Car key immobiliser hack revelations blocked by UK court
A High Court judge has blocked three security researchers from publishing details of how to crack a car immobilisation system.
German car maker Volkswagen and French defence group Thales obtained the interim ruling after arguing that the information could be used by criminals.
The technology is used by several car manufacturers.
The academics had planned to present the information at a conference in August.
The three researchers are Flavio Garcia, a computer science lecturer at the University of Birmingham, and Baris Ege and Roel Verdult, security researchers at Radboud University Nijmegen in the Netherlands.
"The University of Birmingham is disappointed with the judgement which did not uphold the defence of academic freedom and public interest, but respects the decision," said a spokeswoman.
"It has decided to defer publication of the academic paper in any form while additional technical and legal advice is obtained given the continuing litigation. The university is therefore unable to comment further at this stage."
Radboud University Nijmegen said it found the ban "incomprehensible".
"The publication in no way describes how to easily steal a car, as additional and different information is needed for this to be possible," said a spokeswoman.
"The researchers informed the chipmaker nine months before the intended publication - November 2012 - so that measures could be taken. The Dutch government considers six months to be a reasonable notification period for responsible disclosure. The researchers have insisted from the start that the chipmaker inform its own clients."
Neither VW nor Thales was able to provide comment.
The ruling was issued on 25 June, but the case only gained public attention following an article in the Guardian.
The presentation - entitled Dismantling Megamos Crypto: Wirelessly Lock-picking a Vehicle Immobiliser - is still listed on the website of the Usenix Security Symposium, which will be held in Washington next month.
Megamos Crypto refers to a transponder built into car keys which uses RFID (radio-frequency identification) to transmit an encrypted signal to the vehicles. This deactivates a system which otherwise prevents their engines from starting.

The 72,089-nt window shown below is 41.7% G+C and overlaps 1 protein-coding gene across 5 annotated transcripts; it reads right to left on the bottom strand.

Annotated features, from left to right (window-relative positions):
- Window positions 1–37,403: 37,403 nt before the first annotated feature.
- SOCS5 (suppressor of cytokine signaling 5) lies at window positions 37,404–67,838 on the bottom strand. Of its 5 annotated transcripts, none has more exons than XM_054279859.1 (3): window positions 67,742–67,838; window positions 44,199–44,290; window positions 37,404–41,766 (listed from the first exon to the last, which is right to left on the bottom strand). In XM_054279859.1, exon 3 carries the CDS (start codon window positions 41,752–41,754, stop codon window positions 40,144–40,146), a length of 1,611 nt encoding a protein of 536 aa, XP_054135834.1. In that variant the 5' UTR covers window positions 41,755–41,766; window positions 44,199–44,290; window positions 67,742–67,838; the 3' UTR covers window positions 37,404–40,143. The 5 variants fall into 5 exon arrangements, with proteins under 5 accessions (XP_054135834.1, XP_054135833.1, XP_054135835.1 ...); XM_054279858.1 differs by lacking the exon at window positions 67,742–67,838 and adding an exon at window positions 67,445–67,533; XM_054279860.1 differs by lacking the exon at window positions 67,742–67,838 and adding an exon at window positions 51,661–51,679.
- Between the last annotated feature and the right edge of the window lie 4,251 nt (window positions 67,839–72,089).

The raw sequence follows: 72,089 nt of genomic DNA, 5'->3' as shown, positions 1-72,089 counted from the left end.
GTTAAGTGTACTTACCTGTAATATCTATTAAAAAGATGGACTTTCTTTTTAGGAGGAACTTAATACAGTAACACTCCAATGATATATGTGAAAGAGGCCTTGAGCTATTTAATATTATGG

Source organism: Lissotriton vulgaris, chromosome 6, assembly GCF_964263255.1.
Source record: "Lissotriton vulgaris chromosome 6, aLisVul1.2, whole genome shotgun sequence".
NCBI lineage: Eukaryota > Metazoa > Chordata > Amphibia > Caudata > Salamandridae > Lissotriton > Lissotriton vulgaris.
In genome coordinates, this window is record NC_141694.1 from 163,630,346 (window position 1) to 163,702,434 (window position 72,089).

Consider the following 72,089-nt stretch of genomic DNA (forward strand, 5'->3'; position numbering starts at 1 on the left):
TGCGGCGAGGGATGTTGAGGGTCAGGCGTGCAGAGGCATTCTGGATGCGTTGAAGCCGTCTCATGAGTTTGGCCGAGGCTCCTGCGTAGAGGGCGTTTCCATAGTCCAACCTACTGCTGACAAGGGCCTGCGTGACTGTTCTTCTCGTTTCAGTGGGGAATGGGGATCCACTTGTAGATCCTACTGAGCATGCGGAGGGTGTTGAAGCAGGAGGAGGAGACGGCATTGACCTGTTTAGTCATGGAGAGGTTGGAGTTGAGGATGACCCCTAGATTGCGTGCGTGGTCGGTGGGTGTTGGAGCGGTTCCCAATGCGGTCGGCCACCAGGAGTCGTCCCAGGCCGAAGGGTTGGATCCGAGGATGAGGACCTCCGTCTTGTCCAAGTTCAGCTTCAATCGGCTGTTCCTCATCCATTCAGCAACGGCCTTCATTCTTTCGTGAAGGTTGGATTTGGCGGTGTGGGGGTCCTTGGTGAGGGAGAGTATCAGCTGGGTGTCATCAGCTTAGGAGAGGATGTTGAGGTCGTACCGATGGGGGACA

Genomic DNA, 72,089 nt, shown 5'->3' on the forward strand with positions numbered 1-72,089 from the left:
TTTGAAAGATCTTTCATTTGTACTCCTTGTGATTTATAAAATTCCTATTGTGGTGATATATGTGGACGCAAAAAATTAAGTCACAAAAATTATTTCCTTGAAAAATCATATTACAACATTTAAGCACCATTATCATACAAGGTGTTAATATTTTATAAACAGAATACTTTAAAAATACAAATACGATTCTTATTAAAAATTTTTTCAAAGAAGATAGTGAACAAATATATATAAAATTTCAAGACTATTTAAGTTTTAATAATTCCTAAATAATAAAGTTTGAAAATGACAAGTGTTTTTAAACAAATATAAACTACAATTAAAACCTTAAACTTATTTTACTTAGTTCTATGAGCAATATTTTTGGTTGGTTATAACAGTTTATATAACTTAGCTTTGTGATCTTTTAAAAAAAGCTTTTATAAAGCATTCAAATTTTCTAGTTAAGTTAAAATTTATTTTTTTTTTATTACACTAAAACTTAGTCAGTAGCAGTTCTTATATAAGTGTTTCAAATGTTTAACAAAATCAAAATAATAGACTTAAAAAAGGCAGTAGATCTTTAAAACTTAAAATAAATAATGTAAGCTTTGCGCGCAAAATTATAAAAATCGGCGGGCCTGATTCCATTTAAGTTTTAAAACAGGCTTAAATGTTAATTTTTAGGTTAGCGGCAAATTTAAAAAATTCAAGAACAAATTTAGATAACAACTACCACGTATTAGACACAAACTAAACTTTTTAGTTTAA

VW introduced the technology in the late 1990s and it is also used by Honda and Fiat among others.
The researchers said they had obtained a software program from the internet which contained the algorithm devised by Thales to provide the security feature. They said it had been on the net since 2009.
The researchers said they had then discovered a weakness in the code meaning that it could be compromised, and added that there was a strong public interest that the information be disclosed to ensure the problem was addressed.
However, VW and Thales argued that the algorithm was confidential information, and whoever had released it on the net had probably done so illegally. Furthermore, they said, there was good reason to believe that criminal gangs would try to take advantage of the revelation to steal vehicles.
The researchers argued that this risk was overblown since car thieves would need to run a computer program for about two days to make use of the exploit in each case.
They said that removing the sections which VW and Thales wanted expunged would mean their paper would have to be peer reviewed a second time, and they would miss their slot at the conference as a consequence. And they argued that their right to publish was covered by freedom of speech safeguards in the European Convention on Human Rights.
However, the judge ruled that, pending a full trial, the details should be withheld.
Tom Ohta, an associate at the law firm Bristows - which was not involved in the case - said the way the researchers discovered the flaw proved their undoing.
"An important factor here was that the academics had not obtained the software from a legitimate source, having downloaded it from an unauthorised website," he said.
"This persuaded the court that the underlying algorithm was confidential in nature, and bearing in mind the public interest of not having security flaws potentially abused by criminal gangs, led to the injunction."